I could share a great many things, and I will write more in the days to come, but this is just a small list for you  on this World Down Syndrome Day.  

One thing I can share with great confidence is that Mason is loved, accepted, and delighted in by our family and friends.  We look forward to seeing what God has in store for this little guy.  

A friend just sent me a link to a blog post written by a mother who has a 5 year old son with Down Syndrome.  If you'd like to read another mom's perspective, someone who has walked this journey longer than me, I encourage you to go over and read her post, at Making Something Beautiful.  It encouraged me.


  1. Lauren this post is beautiful! I'm so thankful that God placed Mason in your family, and as a result, in our larger extended family. I love that little boy!! You have been incredibly strong and filled with grace in this past year (I can't believe he's almost one!!), and I admire and respect and look up to you so much for that! I love snuggling with Mason and I love watching him light up when the girls make him laugh or when you or B walk into the room. He brings so much joy into all of our lives!

  2. Thanks for posting this, I'm blessed in reading it and seeing your heart. I agree with Sherri in being able to see God's grace pour out of you, even from afar and through your blog posts & your beautiful smile!

  3. Thank you for sharing this!

  4. What a beautiful article....and what a handsome little boy! You have been challenged, for sure, but God has enabled you to meet the challenges with His grace. Yesterday in my devos the thought for the day was, "When God gives an assignment, it comes with His enablement". You are living proof of that statement! May God continue to bless you and Bradley as you raise your children for Him! Praying for you all! Bonnie ><>

  5. You are such a strong mom and family for him...and I know it can be easy b/c you have you have your hands full...but you are doing a great job! Thanks for sharing this!

  6. Thanks for sharing from your heart! Thanks for making us aware of the challenges that you and others face each day. You are a blessing to others as you trust in God to meet each new challenge. Mason's photos warm my heart. He is precious.

  7. Lauren, I concur with everything that Sherri said above. We are so thankful to share in the grand parenting of this darling little boy (who has captured our hearts, as well) and his precious sisters, with your parents. It is difficult living so far away from you all, especially when there is a medical problem, as you experienced several weeks ago when Mason was in the hospital. Yet, it is also a privilege to intercede in prayer and see how the Lord raises up the Body of Christ to come along side our dear ones. Dad and I are so looking forward to snuggling with our precious grandchildren in just a few days!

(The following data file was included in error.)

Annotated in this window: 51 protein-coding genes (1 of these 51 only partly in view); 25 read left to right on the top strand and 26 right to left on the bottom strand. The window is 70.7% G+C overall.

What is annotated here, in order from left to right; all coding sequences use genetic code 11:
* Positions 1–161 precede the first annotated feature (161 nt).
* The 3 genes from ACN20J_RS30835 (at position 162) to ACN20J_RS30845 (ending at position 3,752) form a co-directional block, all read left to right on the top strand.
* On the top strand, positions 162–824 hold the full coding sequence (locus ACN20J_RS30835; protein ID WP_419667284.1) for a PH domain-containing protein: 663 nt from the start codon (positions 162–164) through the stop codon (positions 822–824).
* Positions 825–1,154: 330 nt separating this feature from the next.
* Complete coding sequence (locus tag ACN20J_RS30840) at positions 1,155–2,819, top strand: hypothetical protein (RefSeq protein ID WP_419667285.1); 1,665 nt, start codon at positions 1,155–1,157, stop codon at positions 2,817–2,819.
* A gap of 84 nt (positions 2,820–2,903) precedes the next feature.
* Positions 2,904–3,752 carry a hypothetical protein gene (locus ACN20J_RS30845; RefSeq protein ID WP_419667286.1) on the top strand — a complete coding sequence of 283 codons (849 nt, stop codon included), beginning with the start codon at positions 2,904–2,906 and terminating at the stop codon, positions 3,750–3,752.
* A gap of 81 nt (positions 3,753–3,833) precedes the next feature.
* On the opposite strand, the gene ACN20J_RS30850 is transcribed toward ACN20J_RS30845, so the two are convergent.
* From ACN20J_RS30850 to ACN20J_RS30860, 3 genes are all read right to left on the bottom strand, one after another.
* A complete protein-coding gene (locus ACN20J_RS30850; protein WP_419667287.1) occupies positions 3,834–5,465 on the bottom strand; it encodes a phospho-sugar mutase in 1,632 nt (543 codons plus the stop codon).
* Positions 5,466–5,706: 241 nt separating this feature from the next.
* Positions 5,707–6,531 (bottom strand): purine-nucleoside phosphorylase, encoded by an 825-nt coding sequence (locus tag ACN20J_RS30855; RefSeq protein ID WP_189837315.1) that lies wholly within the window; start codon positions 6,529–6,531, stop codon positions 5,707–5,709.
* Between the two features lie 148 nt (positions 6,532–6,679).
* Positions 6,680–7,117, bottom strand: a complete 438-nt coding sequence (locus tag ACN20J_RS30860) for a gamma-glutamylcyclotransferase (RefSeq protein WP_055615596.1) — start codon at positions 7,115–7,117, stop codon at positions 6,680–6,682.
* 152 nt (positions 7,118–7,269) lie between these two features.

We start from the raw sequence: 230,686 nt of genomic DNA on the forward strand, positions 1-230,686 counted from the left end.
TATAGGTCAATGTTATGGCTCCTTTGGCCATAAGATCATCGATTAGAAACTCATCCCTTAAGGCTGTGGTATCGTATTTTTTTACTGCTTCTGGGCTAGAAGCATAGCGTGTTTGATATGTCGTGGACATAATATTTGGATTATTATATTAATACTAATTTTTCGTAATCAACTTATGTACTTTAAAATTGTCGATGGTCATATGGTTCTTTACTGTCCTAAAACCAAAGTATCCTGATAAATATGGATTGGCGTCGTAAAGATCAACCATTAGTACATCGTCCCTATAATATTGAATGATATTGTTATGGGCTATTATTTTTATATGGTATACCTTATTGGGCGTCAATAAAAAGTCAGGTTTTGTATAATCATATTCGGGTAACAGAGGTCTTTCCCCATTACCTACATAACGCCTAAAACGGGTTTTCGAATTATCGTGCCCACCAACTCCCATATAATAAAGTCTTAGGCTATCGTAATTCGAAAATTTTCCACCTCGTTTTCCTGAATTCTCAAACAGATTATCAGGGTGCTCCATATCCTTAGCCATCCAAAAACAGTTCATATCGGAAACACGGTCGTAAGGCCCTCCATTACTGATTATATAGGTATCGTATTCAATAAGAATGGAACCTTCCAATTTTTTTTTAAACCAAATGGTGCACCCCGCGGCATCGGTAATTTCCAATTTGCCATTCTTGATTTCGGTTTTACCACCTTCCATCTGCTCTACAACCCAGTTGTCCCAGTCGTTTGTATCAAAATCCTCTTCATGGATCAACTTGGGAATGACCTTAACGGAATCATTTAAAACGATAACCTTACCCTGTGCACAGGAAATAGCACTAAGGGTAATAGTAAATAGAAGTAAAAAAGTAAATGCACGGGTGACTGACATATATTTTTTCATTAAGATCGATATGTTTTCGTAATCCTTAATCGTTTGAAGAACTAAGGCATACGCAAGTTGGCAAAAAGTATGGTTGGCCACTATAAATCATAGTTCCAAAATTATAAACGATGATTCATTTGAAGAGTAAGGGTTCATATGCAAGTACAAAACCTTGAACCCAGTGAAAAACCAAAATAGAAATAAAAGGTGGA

8. Lauren, I am so glad we found each other on the web, I love how it can connect families like ours:) I am also thankful that God used my post to encourage you. Your son is beautiful!!

  9. Wait a minute I just realized who you are, we have a real life mutual friend, Trish Timmons.:) I went back up and saw the blog title!! We prayed for you guys when you first got Mason's diagnosis. Sorry I missed that when I first saw this. I am only a few years ahead of you but I would love to help in anyway that I can with questions, etc. Much love! rachel

  10. Oh friend this made me cry. Thank you for sharing your heart and your story. I'm so thankful you are letting God change you and free you through the pain, and that you can already count the beautiful ways He has blessed your family through Mason. He is good.

  11. Lauren, I love the mix of statistics and your family's own take. Mason sure is one handsome boy! Snuggling is one of the best parts of being a parent. A couple weeks ago I started reading a blog about a family who adopts children with special needs from other countries. They have 3 children with Downs Syndrome and she too celebrated World Down Syndrome Day. Her blog is:

  12. Thanks for sharing! I would love to meet Mason and see him interacting with you and your family. I've meet a few children and a young man with Down Syndrome and I always thought they were so friendly and wonderful to be around. May God continue to bless and grow your family!!

  13. I remember when our daughter was born with DS and how devastated we were in the hours after we were told the news. Now, 3 years later, as I look at her dance around our living room I feel silly and embarrassed by how we reacted. She is an amazing little girl and we wouldn't change a thing about her.
    Thanks for sharing your story and I hope all the best for you and your son. Keep up the positive attitude!